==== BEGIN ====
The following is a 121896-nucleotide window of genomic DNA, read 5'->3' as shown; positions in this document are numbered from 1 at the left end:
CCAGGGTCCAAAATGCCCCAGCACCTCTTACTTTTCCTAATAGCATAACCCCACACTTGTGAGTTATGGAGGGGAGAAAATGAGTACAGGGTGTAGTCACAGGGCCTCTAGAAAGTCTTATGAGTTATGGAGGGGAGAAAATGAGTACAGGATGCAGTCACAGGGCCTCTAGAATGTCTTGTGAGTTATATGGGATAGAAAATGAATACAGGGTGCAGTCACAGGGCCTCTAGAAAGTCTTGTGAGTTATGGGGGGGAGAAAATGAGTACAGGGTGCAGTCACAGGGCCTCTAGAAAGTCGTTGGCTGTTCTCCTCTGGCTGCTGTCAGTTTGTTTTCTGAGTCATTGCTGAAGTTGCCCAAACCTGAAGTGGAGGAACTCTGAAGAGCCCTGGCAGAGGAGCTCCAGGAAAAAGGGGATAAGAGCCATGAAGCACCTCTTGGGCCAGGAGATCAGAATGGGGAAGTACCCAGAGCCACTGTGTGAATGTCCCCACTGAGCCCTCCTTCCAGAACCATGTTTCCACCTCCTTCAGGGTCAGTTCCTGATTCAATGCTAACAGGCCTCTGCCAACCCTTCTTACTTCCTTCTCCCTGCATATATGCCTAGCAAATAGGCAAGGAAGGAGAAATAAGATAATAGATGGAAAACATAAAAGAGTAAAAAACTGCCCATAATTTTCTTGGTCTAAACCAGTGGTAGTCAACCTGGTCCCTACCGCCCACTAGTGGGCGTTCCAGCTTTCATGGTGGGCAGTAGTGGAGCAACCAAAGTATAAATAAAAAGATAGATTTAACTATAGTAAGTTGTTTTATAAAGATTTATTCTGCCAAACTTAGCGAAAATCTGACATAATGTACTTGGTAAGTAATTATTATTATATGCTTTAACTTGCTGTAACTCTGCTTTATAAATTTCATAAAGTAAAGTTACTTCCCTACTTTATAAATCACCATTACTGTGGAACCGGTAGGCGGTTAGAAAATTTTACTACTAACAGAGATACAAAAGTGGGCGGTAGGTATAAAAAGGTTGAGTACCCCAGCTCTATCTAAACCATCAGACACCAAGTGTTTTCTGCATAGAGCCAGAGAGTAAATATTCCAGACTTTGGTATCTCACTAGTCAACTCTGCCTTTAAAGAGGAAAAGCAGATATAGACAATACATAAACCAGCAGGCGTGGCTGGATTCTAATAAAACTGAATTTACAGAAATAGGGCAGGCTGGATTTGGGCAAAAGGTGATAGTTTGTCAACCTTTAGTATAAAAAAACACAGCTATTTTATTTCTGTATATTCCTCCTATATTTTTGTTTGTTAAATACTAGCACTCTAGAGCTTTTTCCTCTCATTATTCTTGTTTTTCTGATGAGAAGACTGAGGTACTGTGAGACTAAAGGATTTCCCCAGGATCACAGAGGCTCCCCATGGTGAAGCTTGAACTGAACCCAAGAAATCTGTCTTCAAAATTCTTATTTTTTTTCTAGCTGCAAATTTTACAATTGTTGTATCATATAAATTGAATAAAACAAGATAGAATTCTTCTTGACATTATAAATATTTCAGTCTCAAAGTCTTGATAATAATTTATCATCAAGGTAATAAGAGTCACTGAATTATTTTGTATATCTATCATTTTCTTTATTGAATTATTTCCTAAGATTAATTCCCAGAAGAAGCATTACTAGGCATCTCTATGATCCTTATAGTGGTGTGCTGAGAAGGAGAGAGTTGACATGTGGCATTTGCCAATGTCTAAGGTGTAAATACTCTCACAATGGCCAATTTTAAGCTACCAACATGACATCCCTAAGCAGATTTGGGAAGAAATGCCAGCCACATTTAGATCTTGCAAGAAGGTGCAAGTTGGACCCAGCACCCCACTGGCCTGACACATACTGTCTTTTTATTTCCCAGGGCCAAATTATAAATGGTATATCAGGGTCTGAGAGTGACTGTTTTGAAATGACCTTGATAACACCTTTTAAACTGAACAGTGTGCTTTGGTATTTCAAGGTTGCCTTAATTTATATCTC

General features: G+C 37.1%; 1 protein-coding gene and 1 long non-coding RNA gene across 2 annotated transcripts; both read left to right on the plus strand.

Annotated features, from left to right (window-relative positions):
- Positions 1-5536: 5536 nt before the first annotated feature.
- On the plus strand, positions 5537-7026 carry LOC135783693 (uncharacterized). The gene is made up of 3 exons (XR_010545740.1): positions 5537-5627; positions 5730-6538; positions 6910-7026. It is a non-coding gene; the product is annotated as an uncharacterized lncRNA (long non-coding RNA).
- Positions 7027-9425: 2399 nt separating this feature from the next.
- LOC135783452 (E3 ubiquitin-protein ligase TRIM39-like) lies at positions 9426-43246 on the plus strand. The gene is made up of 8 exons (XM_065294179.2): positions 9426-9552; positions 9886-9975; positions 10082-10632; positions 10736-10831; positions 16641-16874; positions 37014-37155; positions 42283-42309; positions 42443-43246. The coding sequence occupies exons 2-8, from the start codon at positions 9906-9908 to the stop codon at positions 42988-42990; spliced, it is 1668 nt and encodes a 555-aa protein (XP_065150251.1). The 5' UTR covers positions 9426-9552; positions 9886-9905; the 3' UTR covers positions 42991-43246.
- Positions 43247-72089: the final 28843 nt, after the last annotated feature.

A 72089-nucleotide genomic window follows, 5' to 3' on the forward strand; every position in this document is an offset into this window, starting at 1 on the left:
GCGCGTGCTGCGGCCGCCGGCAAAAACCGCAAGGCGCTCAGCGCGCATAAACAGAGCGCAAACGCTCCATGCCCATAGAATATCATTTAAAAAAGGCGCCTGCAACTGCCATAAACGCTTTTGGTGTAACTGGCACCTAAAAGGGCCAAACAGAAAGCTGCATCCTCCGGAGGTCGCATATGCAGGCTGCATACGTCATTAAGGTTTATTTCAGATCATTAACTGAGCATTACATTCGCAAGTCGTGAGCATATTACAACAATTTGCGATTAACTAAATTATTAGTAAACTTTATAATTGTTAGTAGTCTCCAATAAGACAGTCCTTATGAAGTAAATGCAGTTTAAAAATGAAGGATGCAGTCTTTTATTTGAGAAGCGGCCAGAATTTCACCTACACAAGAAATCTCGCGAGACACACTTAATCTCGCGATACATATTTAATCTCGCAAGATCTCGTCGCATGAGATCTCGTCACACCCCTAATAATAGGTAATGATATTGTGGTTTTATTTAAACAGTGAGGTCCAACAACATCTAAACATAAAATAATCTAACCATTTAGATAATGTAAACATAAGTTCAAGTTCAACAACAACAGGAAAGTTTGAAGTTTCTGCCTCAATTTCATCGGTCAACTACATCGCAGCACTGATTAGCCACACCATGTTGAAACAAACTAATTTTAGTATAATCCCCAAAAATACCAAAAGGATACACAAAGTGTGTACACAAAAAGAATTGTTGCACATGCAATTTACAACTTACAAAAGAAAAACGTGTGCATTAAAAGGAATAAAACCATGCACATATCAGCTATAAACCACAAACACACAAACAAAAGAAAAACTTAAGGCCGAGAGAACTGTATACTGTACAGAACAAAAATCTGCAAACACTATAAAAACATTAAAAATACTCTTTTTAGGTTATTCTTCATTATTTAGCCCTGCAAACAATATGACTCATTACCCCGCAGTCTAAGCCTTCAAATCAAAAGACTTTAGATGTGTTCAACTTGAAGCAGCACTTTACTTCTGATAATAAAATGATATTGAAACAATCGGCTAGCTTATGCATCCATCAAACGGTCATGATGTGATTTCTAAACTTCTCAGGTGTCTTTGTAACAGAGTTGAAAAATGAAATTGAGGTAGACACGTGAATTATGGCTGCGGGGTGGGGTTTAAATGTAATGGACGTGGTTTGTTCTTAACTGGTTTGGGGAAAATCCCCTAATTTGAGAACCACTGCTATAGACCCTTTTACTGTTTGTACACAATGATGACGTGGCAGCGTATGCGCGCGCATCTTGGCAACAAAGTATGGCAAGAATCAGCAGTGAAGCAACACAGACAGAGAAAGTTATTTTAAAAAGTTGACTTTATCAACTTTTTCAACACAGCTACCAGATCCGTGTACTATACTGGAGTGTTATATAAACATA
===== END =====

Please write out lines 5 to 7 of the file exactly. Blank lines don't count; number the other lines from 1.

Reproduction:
- Positions 1-5536: 5536 nt before the first annotated feature.
- On the plus strand, positions 5537-7026 carry LOC135783693 (uncharacterized). The gene is made up of 3 exons (XR_010545740.1): positions 5537-5627; positions 5730-6538; positions 6910-7026. It is a non-coding gene; the product is annotated as an uncharacterized lncRNA (long non-coding RNA).
- Positions 7027-9425: 2399 nt separating this feature from the next.